The news circulating around the COVID-19 pandemic can be overwhelming and create fear for employers and their employees. Although much is still unknown about this novel virus, there are positive advancements being made daily, even hourly, that can provide hope and stability.
Here are four points, from the clinical perspective of Apex Director of Population Health and Analytics Sarah Michaels, RN, that illustrate positivity and progress:
- Free telehealth. Many healthcare providers and insurance carriers are offering free telemedicine services to help keep people at home, limit exposure in healthcare facilities and eliminate hospital bills for individuals. For instance, IU Health is offering a free virtual clinic for COVID-19 screenings, where individuals are screened by physicians, registered nurses and advanced practice providers to possibly eliminate the need to go to the hospital or emergency room. The team will then recommend and facilitate appropriate pathways for care and communicate with local hospitals as appropriate. Check with your medical carrier or employer on coverage for and access to telehealth resources.
- Most cases are not severe. Yes, the numbers of those being diagnosed continue to climb. Yet 75% to 80% of individuals showing signs or symptoms of COVID-19 fall into the mild (nonsevere) category according to studies published by WHO and CDC. This means the majority of individuals should be able recover and treating the symptoms with over-the-counter medicines should suffice. Age and presence of complicating illnesses are more common among “severe” patients, the studies concluded. (Click here for a resource that compares symptoms of a cold, flu and the coronavirus.)
- Potential vaccine. Although no vaccine has been created yet, there are several institutions developing and testing vaccines at this moment. Research has shown that this virus does not mutate anywhere near as quickly as the flu according to scientists who are closely studying the novel pathogen’s genetic code. Once a vaccine is created and it’s proven effective, it should offer long-lasting protection.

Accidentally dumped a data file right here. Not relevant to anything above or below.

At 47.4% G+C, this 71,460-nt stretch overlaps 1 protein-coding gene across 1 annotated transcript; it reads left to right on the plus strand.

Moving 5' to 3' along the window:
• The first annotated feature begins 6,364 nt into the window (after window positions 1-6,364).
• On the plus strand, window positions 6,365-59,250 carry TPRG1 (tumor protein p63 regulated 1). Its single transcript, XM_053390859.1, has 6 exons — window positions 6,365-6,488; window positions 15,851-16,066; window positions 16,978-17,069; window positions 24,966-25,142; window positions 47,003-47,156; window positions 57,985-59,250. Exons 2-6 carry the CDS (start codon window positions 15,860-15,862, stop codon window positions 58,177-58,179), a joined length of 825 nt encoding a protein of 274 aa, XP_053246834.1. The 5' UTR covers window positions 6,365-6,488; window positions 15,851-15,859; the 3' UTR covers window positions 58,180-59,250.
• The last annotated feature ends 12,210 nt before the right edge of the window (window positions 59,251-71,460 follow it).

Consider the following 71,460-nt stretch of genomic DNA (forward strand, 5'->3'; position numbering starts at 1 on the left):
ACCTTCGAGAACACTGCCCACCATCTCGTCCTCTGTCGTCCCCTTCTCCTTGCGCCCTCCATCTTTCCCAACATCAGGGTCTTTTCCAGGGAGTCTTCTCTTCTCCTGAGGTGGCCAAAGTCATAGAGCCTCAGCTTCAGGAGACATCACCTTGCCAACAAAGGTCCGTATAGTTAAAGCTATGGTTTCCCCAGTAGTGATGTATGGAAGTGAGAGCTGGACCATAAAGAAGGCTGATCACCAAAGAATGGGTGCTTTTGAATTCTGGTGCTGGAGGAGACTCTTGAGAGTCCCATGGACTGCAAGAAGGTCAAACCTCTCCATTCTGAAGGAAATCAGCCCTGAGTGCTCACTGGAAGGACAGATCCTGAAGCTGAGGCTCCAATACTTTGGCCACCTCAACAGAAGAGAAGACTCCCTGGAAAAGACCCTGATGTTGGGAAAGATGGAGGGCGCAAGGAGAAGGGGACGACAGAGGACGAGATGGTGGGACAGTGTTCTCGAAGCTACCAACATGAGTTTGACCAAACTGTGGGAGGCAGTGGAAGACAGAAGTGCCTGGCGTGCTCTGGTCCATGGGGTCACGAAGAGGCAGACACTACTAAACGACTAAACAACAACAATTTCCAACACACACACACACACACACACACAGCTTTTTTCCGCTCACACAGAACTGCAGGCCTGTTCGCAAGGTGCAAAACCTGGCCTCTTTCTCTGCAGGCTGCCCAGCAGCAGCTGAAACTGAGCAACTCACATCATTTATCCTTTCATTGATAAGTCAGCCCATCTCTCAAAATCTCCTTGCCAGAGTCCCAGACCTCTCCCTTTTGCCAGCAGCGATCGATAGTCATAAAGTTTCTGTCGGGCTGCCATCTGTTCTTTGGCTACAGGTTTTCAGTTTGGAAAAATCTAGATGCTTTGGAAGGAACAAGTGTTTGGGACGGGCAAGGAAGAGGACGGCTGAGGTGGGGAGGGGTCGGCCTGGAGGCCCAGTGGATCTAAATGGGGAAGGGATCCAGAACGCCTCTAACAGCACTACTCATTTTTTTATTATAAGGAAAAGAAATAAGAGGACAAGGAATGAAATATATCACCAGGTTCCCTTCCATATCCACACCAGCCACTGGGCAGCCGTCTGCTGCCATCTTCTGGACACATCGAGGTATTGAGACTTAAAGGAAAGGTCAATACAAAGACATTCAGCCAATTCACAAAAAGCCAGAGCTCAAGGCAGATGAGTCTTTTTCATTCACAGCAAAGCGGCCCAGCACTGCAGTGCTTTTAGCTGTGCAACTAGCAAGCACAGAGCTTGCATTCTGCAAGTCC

- Increasing knowledge. Healthcare workers are discovering new information about this virus every day. The way it spreads, who is most at risk and how it affects our bodies are all aspects of this virus that healthcare workers are learning about daily.
And more good news – the CARES Act provides for telehealth and other remote care services being covered pre-deductible without violating federal rules for HDHPs paired with an HSA. The bill also supports the use of HSAs and FSAs for coverage of non-prescribed over the counter treatment of symptoms; this would include acetaminophen and thermometers. Get clarification from your employer or plan administrator.
These advancements don’t change the severity of this outbreak – or preclude the need to practice social distancing and cleanliness – but should provide some peace of mind during this time of uncertainty. With so much information readily available, it’s easy to get lost reading article after article about this virus. Sticking to the facts and advice from medical professionals will be the best way to curb feelings of stress and fear as we work together through this crisis.
For more information, view the webinar, “Coronavirus: A Nurse’s Perspective” with Sarah Michaels, RN.